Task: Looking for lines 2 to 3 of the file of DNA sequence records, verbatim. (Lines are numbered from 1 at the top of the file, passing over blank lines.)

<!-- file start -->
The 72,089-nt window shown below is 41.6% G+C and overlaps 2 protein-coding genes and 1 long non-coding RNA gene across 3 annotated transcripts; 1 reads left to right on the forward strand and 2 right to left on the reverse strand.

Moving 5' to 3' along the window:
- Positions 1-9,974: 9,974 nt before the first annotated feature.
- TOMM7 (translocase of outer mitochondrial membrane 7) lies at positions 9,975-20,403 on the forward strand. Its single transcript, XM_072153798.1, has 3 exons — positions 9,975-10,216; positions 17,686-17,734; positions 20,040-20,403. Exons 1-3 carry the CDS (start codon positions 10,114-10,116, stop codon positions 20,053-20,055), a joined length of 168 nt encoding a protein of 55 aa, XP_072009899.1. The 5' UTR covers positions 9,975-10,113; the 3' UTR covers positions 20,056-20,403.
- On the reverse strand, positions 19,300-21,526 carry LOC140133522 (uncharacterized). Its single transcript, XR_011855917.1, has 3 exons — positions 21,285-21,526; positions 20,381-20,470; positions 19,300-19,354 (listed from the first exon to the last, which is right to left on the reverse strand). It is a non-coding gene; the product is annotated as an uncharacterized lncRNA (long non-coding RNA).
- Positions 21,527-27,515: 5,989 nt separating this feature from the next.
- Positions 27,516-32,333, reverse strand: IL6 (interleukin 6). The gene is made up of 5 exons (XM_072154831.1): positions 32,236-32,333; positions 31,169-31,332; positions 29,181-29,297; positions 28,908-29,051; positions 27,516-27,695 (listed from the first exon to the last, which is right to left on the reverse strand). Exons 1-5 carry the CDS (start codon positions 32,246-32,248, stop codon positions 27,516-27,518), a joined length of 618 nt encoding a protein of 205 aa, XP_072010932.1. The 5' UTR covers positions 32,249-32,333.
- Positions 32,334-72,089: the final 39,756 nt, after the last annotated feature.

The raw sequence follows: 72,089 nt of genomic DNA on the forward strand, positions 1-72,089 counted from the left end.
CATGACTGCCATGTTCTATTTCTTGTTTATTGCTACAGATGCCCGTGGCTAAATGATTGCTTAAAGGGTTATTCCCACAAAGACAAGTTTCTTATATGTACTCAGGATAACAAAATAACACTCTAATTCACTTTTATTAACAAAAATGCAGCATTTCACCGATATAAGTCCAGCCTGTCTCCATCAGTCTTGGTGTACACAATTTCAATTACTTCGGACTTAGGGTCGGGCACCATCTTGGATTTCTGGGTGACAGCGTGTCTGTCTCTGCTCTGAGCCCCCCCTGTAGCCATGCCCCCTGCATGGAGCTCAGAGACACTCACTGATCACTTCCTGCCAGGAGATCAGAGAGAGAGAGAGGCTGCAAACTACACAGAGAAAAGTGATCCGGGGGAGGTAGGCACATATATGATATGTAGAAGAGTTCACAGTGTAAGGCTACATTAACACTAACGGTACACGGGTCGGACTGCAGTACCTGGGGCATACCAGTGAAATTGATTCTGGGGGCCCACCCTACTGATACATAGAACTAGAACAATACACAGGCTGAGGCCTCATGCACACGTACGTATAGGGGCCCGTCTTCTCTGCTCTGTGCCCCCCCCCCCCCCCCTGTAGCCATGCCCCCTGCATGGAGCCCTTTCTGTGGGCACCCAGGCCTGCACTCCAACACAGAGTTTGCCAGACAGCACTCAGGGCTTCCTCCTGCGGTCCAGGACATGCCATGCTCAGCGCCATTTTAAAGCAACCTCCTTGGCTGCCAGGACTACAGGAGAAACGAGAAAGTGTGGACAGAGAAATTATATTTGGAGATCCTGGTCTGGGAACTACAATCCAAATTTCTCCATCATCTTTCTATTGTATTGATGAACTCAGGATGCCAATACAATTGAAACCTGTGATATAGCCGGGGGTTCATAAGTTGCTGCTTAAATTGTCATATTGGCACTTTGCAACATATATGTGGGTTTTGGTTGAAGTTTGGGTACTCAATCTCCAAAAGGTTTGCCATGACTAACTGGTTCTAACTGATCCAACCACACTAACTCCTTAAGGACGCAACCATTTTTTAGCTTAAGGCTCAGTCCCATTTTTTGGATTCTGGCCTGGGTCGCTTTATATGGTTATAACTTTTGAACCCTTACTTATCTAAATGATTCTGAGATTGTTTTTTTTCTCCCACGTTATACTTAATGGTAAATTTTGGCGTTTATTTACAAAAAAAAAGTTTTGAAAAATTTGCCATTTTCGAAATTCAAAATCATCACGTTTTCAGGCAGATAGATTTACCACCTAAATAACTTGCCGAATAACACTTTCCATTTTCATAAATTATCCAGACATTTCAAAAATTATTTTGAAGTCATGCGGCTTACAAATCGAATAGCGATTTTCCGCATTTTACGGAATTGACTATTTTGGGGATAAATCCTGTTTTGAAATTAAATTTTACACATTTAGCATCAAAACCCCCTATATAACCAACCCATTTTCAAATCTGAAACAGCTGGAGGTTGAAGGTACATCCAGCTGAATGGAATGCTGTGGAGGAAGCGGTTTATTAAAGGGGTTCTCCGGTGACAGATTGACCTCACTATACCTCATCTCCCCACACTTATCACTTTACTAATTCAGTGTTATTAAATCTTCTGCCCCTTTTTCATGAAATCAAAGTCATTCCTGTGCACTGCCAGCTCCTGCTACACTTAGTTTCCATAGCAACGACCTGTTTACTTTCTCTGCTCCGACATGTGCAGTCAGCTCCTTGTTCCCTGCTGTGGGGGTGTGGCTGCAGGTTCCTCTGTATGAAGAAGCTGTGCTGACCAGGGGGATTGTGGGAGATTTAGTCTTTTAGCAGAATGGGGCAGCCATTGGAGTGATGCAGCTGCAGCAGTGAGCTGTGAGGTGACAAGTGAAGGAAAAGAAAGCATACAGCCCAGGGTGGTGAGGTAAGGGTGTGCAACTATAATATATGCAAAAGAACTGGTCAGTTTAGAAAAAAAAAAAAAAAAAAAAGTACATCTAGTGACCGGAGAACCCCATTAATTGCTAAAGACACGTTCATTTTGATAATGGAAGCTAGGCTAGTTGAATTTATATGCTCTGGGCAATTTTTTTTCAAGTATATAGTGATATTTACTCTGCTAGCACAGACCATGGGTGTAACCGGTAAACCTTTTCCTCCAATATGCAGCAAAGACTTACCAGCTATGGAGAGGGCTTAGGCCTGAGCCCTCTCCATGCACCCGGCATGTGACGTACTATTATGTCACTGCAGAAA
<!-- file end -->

Moving 5' to 3' along the window:
- Positions 1-9,974: 9,974 nt before the first annotated feature.